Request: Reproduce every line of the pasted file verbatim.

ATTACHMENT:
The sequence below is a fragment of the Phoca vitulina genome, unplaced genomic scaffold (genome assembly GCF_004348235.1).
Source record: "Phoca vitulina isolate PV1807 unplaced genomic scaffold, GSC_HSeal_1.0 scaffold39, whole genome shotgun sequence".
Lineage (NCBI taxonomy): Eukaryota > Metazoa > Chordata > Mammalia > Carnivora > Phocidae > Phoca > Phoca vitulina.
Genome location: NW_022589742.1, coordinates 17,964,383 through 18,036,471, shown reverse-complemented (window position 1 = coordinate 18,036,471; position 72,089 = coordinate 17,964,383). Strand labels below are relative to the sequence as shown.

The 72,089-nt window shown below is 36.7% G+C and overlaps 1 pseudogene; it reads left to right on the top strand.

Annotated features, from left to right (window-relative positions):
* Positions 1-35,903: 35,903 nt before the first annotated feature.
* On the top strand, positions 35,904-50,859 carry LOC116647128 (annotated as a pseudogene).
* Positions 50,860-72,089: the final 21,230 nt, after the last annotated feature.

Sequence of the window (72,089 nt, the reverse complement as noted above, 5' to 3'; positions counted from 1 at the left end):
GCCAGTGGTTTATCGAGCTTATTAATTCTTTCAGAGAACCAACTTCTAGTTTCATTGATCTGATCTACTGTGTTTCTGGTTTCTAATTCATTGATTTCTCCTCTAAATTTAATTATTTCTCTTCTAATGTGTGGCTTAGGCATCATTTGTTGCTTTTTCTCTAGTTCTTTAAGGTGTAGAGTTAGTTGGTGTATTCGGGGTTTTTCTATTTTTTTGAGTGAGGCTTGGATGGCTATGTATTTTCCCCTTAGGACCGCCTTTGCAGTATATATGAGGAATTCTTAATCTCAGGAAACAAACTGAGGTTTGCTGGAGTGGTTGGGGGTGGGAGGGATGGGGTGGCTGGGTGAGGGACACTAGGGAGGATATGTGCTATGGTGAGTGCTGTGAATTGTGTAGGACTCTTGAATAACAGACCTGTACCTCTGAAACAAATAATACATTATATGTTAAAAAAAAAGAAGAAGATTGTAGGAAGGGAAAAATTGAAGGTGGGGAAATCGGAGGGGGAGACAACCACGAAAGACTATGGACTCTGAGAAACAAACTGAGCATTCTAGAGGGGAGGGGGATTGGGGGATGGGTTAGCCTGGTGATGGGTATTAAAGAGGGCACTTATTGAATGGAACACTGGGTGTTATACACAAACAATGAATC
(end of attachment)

The sequence below is a fragment of the Phoca vitulina genome, unplaced genomic scaffold (genome assembly GCF_004348235.1).
Source record: "Phoca vitulina isolate PV1807 unplaced genomic scaffold, GSC_HSeal_1.0 scaffold39, whole genome shotgun sequence".
Lineage (NCBI taxonomy): Eukaryota > Metazoa > Chordata > Mammalia > Carnivora > Phocidae > Phoca > Phoca vitulina.
Genome location: NW_022589742.1, coordinates 17,964,383 through 18,036,471, shown reverse-complemented (window position 1 = coordinate 18,036,471; position 72,089 = coordinate 17,964,383). Strand labels below are relative to the sequence as shown.

The 72,089-nt window shown below is 36.7% G+C and overlaps 1 pseudogene; it reads left to right on the top strand.

Annotated features, from left to right (window-relative positions):
* Positions 1-35,903: 35,903 nt before the first annotated feature.
* On the top strand, positions 35,904-50,859 carry LOC116647128 (annotated as a pseudogene).
* Positions 50,860-72,089: the final 21,230 nt, after the last annotated feature.

Sequence of the window (72,089 nt, the reverse complement as noted above, 5' to 3'; positions counted from 1 at the left end):
GCCAGTGGTTTATCGAGCTTATTAATTCTTTCAGAGAACCAACTTCTAGTTTCATTGATCTGATCTACTGTGTTTCTGGTTTCTAATTCATTGATTTCTCCTCTAAATTTAATTATTTCTCTTCTAATGTGTGGCTTAGGCATCATTTGTTGCTTTTTCTCTAGTTCTTTAAGGTGTAGAGTTAGTTGGTGTATTCGGGGTTTTTCTATTTTTTTGAGTGAGGCTTGGATGGCTATGTATTTTCCCCTTAGGACCGCCTTTGCAGTATATATGAGGAATTCTTAATCTCAGGAAACAAACTGAGGTTTGCTGGAGTGGTTGGGGGTGGGAGGGATGGGGTGGCTGGGTGAGGGACACTAGGGAGGATATGTGCTATGGTGAGTGCTGTGAATTGTGTAGGACTCTTGAATAACAGACCTGTACCTCTGAAACAAATAATACATTATATGTTAAAAAAAAAGAAGAAGATTGTAGGAAGGGAAAAATTGAAGGTGGGGAAATCGGAGGGGGAGACAACCACGAAAGACTATGGACTCTGAGAAACAAACTGAGCATTCTAGAGGGGAGGGGGATTGGGGGATGGGTTAGCCTGGTGATGGGTATTAAAGAGGGCACTTATTGAATGGAACACTGGGTGTTATACACAAACAATGAATC